Emergency Power Laws

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Emergency Powers Law

In the face of an impending strike by a major hurricane or other action likely to endanger public safety or in the immediate aftermath of another type of disaster, the Governor may, as a precaution, issue a "Proclamation of Emergency" in accordance with the Emergency Powers Law (1997 Revision).

This allows the Governor to expedite actions in the interests of

  • public safety and security,
  • the acquisition or distribution of essential goods, or
  • any other purpose deemed essential to good governance.

Among specific actions, the Governor may appoint "requisition" officers

Requisition officers are empowered, as part of their delegated role in maintaining public order and good governance, to take possession of property. If that step is taken in the public's interest, it is with the proviso that persons whose property may be temporarily requisitioned are appropriately compensated when conditions normalise.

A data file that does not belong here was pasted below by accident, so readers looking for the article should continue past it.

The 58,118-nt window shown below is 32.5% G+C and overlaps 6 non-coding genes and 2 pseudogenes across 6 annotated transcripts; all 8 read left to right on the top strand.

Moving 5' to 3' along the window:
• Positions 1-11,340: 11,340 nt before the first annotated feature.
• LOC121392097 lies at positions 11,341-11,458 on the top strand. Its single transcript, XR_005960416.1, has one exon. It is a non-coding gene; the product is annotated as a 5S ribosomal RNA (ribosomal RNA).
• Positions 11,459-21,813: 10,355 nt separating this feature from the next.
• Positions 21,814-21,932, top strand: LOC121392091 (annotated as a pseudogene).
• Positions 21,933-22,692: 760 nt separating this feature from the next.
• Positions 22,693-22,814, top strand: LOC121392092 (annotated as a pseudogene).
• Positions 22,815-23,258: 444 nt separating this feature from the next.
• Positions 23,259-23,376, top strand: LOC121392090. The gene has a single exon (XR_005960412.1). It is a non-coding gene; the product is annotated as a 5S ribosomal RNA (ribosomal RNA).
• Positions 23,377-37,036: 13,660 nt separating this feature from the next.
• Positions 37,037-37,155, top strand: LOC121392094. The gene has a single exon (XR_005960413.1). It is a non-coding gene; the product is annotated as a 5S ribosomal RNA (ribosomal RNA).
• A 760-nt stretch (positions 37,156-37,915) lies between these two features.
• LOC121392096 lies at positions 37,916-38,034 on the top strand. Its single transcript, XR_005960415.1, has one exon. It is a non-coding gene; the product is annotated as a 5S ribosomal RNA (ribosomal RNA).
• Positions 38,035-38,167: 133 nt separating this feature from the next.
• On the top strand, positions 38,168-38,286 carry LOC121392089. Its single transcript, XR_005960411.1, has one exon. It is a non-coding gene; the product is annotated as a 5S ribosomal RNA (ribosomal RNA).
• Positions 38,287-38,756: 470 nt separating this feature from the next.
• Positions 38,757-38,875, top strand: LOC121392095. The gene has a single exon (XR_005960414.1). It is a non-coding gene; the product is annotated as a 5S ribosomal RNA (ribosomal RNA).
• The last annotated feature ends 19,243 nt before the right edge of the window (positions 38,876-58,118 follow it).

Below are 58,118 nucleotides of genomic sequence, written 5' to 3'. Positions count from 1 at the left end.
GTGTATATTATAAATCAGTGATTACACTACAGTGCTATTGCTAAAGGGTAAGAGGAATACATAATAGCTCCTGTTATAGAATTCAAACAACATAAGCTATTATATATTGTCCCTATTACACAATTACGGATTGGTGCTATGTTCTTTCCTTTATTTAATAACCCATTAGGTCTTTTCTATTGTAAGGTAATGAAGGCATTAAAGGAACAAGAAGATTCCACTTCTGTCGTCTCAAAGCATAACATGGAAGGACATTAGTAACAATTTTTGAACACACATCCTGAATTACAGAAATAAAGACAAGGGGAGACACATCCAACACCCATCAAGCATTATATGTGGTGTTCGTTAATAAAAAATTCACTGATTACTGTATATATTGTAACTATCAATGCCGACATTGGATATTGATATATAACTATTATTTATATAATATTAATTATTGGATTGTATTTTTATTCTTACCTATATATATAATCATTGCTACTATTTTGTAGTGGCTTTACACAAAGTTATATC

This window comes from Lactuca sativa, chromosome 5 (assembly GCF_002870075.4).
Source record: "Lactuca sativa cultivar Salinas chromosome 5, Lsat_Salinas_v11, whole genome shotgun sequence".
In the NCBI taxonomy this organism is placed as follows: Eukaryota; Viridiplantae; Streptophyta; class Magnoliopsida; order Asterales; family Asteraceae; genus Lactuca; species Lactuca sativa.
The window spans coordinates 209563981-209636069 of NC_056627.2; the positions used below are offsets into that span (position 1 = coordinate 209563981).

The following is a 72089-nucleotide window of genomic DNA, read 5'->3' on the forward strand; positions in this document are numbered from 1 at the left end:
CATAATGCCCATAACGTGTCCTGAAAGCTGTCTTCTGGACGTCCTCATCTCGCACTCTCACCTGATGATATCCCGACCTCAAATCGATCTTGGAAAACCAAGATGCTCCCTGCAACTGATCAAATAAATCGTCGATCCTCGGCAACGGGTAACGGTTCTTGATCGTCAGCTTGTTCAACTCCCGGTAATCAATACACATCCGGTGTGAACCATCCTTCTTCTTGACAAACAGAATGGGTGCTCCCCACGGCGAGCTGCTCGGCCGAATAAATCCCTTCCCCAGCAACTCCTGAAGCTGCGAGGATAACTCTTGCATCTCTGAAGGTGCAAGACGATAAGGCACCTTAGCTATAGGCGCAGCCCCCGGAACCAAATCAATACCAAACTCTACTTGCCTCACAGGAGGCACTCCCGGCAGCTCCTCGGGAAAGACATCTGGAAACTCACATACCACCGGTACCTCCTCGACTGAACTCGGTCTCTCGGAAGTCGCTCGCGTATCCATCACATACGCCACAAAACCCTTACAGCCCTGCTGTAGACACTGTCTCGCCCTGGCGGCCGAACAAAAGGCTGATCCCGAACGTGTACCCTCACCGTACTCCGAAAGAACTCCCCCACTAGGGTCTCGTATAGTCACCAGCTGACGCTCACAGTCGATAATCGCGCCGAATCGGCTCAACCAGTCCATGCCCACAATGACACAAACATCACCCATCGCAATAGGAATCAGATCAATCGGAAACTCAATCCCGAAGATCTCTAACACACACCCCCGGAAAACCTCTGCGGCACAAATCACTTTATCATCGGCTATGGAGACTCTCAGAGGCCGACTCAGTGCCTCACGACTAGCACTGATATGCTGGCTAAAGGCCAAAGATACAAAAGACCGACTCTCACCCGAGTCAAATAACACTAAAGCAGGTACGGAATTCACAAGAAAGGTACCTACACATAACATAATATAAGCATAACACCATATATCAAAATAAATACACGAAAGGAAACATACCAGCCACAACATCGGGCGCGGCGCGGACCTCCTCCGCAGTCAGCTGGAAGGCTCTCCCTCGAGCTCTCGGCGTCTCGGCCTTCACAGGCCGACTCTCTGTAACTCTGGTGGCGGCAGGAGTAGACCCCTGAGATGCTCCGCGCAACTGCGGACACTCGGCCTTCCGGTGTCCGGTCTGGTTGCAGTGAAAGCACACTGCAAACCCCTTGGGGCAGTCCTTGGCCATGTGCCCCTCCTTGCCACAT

Requisition officers’ maybe the chairman and members of the National Hazard Management Committee, constables, members of the Special Constabulary who have been called out for service, and members of the Fire Service.

The Emergency Powers Law also enables the Governor to amend or suspend any law. Traditionally this power is used, for example, to ban the sale of alcoholic beverages, due to the potential impact of alcohol consumption on general order.